Open to all, but enrollment in ARTHI 136K "Modern Architecture in early Twentieth-Century Europe” Fall 2019, is highly recommended.

GE: WRITING

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187H   Museums in Transition: From the Early Modern to the Modern Period     R   1100-150   ARTS 2622     Paul

Prerequisite: not open to freshmen.
No restrictions to Pass 1.

Examines a range of issues — art historical, cultural, political, practical, and theoretical — that conditioned the development of museums and collections, primarily in Europe, from the Renaissance to the present day. Topics and format will vary.

GE: WRITING

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253D   Topics in Medieval Architecture & Sculpture     M   800-1050   ARTS 2622     Badamo
     Topic: The Global Turn in Premodern Art History

Prerequisite: graduate standing.

Over the past few decades, global exchange has emerged as a major field of inquiry in the study of premodern visual cultures. This upsurge of interest comes at a time when traditional categories of art historical analysis have been interrogated and found wanting—especially those that separate the east and west, Christianity and Islam, and the medieval and early modern periods. In an effort to expose the artificiality of these binaries, scholars have increasingly turned to the investigation of pre-global networks, catalyzing a wave of scholarship that focuses on the nature and politics of interconnection on a global landscape. Focusing on the interface of Christian and Islamicate cultures, this course surveys new approaches to artistic exchange in the premodern era. Weekly sessions include readings on spatial formations (territories, border zones), sites of multiplicities (palaces, shrines), and mobilities (gifts, object of re-use, science/magic/technology, and cross-cultural dressing). Readings are drawn from art history, literary studies, anthropology, and post-colonial and globalization theory. Students from all disciplines and fields are welcome.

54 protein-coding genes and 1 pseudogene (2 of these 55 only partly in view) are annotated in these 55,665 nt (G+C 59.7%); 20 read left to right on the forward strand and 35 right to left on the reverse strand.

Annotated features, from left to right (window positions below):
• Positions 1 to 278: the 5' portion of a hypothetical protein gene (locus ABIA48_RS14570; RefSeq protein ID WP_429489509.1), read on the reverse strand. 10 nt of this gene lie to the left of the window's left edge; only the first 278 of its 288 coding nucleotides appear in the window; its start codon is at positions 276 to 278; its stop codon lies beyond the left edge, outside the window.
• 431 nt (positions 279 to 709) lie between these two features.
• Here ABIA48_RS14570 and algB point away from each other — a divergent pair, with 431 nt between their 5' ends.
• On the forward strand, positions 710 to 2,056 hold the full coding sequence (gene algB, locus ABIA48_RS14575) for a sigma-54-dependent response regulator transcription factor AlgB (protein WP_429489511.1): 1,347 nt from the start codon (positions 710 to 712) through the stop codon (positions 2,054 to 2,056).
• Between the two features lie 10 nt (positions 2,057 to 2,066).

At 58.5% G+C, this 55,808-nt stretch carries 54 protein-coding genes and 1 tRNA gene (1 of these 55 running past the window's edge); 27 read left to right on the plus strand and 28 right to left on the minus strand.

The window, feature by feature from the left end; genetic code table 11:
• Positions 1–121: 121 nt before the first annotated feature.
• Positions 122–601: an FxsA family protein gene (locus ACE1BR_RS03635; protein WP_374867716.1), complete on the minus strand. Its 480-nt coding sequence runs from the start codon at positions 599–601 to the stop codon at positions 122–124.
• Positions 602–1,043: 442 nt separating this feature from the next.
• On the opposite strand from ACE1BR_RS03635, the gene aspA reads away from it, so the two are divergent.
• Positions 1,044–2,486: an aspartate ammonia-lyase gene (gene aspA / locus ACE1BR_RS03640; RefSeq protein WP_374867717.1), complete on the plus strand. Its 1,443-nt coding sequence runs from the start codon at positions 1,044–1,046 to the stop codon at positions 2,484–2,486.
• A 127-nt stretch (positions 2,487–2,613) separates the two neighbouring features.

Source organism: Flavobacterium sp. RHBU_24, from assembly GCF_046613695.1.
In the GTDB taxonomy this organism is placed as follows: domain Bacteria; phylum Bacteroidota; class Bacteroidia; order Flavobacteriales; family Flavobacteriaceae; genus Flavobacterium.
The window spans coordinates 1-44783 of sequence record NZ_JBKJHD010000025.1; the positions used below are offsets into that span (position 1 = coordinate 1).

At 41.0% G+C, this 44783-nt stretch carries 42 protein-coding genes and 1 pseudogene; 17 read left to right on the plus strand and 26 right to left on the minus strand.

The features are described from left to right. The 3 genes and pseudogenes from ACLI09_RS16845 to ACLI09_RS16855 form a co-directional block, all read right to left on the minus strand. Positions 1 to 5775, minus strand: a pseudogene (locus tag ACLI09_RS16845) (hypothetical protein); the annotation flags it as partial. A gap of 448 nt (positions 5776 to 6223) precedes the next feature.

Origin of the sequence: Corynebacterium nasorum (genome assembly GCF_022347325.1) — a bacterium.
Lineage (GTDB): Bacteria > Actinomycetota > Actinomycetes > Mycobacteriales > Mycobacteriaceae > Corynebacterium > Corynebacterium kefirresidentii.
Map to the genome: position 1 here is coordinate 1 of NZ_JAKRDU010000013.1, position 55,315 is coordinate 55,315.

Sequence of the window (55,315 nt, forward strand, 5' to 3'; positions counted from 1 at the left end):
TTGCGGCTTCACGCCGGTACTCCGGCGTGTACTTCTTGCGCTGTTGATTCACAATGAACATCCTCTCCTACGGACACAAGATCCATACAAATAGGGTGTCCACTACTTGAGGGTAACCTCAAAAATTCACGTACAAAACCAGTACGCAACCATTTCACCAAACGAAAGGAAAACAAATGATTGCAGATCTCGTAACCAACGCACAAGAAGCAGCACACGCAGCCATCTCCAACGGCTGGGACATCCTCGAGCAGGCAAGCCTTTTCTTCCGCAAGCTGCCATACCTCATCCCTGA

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254   Topics in Pre-Columbian/Colonial Latin American Art      M   200-450   ARTS 1245     Boswell

Prerequisite: graduate standing.

Special research in pre-Columbian and colonial Latin American art topics.

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257A   Topics in Seventeenth-Century European Art     R   1100-150   ARTS 1332     Adams
     Topic: Visual Culture and the Early Modern Global World

Prerequisite: graduate standing.

The late sixteenth- through the early eighteenth-centuries witnessed the rise of European enterprises with global ambitions from missionary attempts at conversion to Christianity, capitalist trade and colonial establishments, and the impact upon knowledge of the discoveries of new continents, peoples and cultures, and natural resources. Students with interests in all areas are welcome. The first half of the course will examine the impact on art and knowledge of the global reach of 17th-century Holland, this course takes up a series of case studies concerning race, religion, natural science, and emerging capitalism in all media including painting, prints and porcelain. The second half of the course, readings and final paper or project, will be designed around participants’ areas of interest.